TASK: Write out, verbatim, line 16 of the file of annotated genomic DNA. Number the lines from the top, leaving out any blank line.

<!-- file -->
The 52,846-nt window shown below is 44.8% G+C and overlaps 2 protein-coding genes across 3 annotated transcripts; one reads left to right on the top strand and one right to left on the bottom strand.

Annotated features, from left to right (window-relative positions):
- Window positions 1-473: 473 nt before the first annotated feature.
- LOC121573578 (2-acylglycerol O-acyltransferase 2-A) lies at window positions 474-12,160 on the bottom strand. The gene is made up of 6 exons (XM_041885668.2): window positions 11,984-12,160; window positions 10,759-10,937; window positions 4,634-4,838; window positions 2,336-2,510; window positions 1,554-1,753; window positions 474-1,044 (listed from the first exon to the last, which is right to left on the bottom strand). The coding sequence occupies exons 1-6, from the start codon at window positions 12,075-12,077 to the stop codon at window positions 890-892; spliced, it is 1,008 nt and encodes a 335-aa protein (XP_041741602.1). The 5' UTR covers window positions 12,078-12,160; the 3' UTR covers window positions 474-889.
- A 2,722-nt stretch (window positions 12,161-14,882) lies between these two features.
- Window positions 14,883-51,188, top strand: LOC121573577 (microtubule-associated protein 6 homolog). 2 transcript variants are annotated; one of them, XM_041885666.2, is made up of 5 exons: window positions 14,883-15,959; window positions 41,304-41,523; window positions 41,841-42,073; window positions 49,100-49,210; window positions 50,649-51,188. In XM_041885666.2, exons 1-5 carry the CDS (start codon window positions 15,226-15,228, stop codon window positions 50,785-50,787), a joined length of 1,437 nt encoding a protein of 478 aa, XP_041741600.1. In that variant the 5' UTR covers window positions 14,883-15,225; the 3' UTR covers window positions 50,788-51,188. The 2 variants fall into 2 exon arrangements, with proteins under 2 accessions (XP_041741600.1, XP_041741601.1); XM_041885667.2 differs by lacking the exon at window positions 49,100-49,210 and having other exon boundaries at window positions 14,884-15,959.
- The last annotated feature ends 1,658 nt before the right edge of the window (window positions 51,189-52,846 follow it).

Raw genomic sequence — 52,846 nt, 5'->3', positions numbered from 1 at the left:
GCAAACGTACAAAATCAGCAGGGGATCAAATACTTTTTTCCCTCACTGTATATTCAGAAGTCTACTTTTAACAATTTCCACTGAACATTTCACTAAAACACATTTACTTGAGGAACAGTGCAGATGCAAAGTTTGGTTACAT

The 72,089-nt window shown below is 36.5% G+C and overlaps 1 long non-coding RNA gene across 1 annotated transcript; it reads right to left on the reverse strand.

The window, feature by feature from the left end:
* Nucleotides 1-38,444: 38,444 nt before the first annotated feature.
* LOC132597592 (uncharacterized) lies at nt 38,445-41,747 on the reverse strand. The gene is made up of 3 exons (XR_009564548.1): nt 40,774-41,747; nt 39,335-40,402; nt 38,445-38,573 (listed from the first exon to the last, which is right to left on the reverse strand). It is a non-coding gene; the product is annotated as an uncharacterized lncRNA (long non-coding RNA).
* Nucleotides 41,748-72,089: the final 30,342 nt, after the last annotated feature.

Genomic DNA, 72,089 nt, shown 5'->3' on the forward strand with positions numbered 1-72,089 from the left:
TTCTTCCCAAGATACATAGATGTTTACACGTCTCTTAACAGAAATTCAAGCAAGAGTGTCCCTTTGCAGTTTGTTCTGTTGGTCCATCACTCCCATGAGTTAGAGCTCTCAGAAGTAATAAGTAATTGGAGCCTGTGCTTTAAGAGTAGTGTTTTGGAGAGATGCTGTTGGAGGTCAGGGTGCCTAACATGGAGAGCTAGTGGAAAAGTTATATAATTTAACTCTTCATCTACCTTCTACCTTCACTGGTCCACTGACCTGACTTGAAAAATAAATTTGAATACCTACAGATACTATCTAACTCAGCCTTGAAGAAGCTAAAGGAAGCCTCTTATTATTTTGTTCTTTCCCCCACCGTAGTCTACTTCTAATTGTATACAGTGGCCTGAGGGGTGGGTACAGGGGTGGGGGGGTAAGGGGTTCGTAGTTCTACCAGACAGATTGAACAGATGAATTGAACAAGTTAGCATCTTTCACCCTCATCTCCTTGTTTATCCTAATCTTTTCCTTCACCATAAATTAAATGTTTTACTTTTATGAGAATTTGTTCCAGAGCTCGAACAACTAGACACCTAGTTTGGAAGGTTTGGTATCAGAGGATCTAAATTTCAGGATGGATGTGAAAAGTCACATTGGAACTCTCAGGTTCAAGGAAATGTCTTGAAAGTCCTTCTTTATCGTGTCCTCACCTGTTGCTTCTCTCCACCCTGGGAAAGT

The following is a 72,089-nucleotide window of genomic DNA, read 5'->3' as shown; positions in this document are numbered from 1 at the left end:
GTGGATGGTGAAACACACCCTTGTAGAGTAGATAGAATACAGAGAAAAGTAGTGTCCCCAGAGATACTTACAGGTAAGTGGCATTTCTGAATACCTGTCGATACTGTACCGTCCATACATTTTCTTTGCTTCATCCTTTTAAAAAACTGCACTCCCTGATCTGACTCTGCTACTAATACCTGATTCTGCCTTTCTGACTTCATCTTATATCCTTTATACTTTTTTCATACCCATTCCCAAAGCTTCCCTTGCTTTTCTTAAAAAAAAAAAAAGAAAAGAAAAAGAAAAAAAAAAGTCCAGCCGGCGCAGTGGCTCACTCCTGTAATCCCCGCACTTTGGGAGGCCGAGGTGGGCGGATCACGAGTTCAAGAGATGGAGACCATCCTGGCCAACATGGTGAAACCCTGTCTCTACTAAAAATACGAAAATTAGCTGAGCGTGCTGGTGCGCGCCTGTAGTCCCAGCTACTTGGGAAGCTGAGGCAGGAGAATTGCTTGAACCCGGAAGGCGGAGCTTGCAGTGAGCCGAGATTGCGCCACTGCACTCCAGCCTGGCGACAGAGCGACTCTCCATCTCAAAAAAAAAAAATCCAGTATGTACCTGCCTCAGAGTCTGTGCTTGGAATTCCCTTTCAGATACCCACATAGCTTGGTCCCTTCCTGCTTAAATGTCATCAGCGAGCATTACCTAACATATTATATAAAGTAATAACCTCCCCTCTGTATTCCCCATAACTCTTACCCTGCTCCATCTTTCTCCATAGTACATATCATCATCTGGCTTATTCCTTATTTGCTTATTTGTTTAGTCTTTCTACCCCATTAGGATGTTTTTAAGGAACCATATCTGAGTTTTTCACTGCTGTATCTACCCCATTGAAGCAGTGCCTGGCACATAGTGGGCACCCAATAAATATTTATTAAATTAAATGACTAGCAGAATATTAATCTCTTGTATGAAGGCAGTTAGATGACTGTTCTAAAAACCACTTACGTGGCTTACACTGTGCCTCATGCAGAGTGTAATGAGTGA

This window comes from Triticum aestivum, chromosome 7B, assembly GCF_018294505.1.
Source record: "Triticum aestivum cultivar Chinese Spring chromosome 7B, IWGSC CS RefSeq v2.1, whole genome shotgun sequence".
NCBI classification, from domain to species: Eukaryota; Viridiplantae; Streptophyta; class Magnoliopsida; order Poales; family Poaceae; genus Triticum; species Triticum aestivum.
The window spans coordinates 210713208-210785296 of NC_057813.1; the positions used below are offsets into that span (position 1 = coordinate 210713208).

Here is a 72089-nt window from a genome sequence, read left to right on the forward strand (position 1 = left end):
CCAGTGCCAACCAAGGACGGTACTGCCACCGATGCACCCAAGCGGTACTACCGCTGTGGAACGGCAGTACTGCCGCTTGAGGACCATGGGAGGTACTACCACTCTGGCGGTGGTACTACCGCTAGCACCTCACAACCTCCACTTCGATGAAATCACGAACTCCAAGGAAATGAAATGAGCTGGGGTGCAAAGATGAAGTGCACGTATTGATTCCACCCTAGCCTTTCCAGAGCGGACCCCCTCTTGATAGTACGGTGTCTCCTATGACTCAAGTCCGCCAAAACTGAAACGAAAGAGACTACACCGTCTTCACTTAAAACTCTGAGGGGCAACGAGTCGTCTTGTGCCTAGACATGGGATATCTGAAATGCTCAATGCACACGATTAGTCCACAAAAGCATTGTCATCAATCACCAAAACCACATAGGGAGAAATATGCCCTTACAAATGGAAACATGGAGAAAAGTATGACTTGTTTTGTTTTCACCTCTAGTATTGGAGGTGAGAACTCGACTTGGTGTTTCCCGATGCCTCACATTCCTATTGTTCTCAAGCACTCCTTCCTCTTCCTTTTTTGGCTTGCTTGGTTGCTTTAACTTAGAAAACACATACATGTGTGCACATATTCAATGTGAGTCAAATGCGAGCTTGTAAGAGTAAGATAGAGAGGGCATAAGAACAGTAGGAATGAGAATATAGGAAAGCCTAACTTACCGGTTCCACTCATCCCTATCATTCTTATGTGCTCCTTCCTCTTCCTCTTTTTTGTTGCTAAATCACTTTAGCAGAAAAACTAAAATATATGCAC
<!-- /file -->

TTCTTCCCAAGATACATAGATGTTTACACGTCTCTTAACAGAAATTCAAGCAAGAGTGTCCCTTTGCAGTTTGTTCTGTTGGTCCATCACTCCCATGAGTTAGAGCTCTCAGAAGTAATAAGTAATTGGAGCCTGTGCTTTAAGAGTAGTGTTTTGGAGAGATGCTGTTGGAGGTCAGGGTGCCTAACATGGAGAGCTAGTGGAAAAGTTATATAATTTAACTCTTCATCTACCTTCTACCTTCACTGGTCCACTGACCTGACTTGAAAAATAAATTTGAATACCTACAGATACTATCTAACTCAGCCTTGAAGAAGCTAAAGGAAGCCTCTTATTATTTTGTTCTTTCCCCCACCGTAGTCTACTTCTAATTGTATACAGTGGCCTGAGGGGTGGGTACAGGGGTGGGGGGGTAAGGGGTTCGTAGTTCTACCAGACAGATTGAACAGATGAATTGAACAAGTTAGCATCTTTCACCCTCATCTCCTTGTTTATCCTAATCTTTTCCTTCACCATAAATTAAATGTTTTACTTTTATGAGAATTTGTTCCAGAGCTCGAACAACTAGACACCTAGTTTGGAAGGTTTGGTATCAGAGGATCTAAATTTCAGGATGGATGTGAAAAGTCACATTGGAACTCTCAGGTTCAAGGAAATGTCTTGAAAGTCCTTCTTTATCGTGTCCTCACCTGTTGCTTCTCTCCACCCTGGGAAAGT